Mugger: Fat Chance
The constant drumbeat of medical and sociological studies dutifully reported by the media every week or so can lead an attentive reader to the point of the despair that so many Mets fans are experiencing as the baseball season winds down this week. Nearly every American is fat, it seems, and if you’re not, it’s best not to keep company with those who are, lest the friendship change your own metabolism over time. Adolescents are binge drinking, don’t know much about history, engage in casual sex and count Big Macs instead of sheep while trying to fall asleep.
These revelations, often contradictory, aren’t new, of course, just more prolific in a world that increasingly explodes with information. For example, my two sons, now 13 and 15, were born in New York-Presbyerian Hospital on the Upper East Side and were attended by the same obstetrician, an accomplished doctor who had the full confidence of my wife. You’d expect that the pregnancy regimen offered within a span of 22 months would be roughly the same, but that wasn’t the case. In 1992, the doctor told my wife that alcohol was strictly prohibited, as was caffeine, along with the obvious ban on tobacco. Message received, and so Melissa would drink club soda while I polished off another cocktail at Odeon or Ecco. Nearly two years later, the rules had changed: a cup or two of coffee a day presented no risk, the doctor said, and she upped the ante—to my wife’s delight—allowing that a glass or two of wine each week might relieve any anxiety.
This isn’t meant to cast any aspersions on the particular physician, but rather to illustrate how quickly medical opinions can change and the confusion that might understandably ensue. I’ve no idea what advice expectant mothers receive today, but it’s a safe bet that there’s a new set of do’s and dont’s.
Last July, within the space of nine days, two stories about adolescent sex, both citing new analyses on the subject, reported opposite conclusions. An Associated Press dispatch (July 13) led with this paragraph: “Fewer high school students are having sex these days, and more are using condoms. The teen birth rate has hit a record low.” I raised an eyebrow at that finding—kids are kids, after all—but didn’t think much of it. Then, on July 22, Washington Post reporter Rob Stein informed his readers: “The long decline in sexual activity among U.S. teenagers, hailed as one of the nation’s most important and public health successes, appears to have stalled.”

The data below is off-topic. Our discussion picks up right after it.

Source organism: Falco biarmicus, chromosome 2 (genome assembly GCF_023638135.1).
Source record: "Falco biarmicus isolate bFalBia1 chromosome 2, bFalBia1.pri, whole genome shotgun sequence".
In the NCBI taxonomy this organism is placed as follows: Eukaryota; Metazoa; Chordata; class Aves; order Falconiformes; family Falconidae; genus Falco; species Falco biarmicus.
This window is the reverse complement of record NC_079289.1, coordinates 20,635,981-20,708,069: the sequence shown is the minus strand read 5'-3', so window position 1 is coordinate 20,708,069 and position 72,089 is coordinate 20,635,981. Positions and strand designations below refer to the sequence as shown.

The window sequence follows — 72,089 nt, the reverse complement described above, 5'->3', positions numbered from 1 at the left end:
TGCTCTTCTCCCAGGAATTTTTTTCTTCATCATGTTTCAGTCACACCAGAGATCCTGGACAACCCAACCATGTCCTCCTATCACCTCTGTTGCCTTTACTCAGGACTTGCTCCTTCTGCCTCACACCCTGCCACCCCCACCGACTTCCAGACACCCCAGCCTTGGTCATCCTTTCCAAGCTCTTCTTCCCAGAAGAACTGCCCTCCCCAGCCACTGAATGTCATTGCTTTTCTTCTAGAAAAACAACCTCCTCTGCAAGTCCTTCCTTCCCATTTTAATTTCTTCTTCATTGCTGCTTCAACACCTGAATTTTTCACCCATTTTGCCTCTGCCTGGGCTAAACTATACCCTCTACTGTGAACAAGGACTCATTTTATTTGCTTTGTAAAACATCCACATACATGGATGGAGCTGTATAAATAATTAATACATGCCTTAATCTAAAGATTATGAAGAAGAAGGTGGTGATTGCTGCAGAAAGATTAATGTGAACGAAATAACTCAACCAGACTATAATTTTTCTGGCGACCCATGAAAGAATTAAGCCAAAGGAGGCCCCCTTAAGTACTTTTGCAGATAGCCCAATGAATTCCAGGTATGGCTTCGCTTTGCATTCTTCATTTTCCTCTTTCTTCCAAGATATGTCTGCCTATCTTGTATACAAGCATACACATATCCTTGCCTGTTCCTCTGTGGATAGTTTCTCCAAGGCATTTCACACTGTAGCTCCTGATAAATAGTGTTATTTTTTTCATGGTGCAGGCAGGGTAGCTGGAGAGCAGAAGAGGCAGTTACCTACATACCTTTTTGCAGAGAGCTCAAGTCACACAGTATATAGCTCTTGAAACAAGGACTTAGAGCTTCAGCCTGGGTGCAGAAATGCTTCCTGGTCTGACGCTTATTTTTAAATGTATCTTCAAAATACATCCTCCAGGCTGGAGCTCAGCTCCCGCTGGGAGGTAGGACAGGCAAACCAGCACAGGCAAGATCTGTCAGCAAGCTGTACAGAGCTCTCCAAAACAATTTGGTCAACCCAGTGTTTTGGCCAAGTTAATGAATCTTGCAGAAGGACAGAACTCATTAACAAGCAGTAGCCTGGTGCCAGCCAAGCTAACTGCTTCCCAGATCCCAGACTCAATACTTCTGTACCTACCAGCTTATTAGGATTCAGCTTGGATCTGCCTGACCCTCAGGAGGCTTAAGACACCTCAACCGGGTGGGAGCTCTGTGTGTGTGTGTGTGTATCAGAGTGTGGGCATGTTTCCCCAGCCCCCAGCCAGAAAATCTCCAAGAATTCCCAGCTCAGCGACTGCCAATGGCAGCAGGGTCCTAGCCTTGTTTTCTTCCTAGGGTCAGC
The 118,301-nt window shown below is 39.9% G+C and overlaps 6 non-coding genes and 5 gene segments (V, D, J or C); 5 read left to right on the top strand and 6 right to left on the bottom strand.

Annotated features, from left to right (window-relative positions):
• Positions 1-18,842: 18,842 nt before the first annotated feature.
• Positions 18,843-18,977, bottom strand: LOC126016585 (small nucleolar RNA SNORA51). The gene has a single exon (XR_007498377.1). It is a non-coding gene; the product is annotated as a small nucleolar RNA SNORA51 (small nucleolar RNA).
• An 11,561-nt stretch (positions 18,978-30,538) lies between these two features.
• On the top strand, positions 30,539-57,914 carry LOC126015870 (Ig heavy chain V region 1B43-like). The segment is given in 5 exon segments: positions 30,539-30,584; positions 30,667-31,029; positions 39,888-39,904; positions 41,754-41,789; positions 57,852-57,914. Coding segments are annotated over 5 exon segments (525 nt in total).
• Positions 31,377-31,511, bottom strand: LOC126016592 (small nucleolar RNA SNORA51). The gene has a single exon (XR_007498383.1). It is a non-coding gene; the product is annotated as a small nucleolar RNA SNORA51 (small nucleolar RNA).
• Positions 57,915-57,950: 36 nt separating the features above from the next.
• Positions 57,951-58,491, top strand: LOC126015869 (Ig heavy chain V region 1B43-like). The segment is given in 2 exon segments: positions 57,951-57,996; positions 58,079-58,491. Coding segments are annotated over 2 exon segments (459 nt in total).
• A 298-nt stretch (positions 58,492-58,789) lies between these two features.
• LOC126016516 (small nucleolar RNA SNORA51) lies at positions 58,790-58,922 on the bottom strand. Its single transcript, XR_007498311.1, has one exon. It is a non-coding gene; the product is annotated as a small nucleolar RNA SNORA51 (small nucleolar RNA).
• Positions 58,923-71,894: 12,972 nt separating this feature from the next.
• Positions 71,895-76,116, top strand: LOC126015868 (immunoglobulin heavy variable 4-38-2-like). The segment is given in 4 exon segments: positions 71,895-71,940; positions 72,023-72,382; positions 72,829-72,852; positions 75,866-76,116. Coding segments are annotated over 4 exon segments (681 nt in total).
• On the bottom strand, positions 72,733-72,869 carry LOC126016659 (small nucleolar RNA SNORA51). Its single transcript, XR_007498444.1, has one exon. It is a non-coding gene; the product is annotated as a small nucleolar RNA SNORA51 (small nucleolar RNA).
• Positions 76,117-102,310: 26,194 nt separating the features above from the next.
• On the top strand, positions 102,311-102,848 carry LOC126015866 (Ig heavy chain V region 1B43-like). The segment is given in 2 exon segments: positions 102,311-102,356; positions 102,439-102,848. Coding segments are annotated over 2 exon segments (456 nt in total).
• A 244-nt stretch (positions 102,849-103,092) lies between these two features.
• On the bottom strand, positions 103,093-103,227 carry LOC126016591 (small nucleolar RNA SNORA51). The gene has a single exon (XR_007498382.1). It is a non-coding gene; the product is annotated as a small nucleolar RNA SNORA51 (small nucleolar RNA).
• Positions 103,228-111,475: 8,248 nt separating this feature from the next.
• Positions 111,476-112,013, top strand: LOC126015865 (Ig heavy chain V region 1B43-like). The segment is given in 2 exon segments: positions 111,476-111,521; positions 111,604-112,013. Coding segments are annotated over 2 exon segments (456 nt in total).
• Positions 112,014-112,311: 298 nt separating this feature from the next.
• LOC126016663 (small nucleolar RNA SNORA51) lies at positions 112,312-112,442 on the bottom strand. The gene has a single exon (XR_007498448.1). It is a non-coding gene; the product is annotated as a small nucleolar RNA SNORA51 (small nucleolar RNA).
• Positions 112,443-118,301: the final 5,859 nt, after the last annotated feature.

As the father of two outgoing, healthy teenagers, I have an interest in such matters—whether it’s sex, drugs, drinking or the consumption of fast food—but I’d rather keep my own counsel than rely on “nanny state” politicians like Mike Bloomberg or the raft of white papers released by universities or the federal government. It’s not in vogue, at least from what one reads, but like my own dad, I’m not a “birds and bees chat” kind of fellow. About a year ago, I made a stab at this kind of conversation with my older son and ultimately felt kind of foolish. After beginning with an earnest, “Now, Nicky, as a middle school teenager, you ought to realize…” and being met with a stare of disbelief, I simply muttered, “Mom and I would love to be grandparents, if that’s what you want to do, but not in the near future.”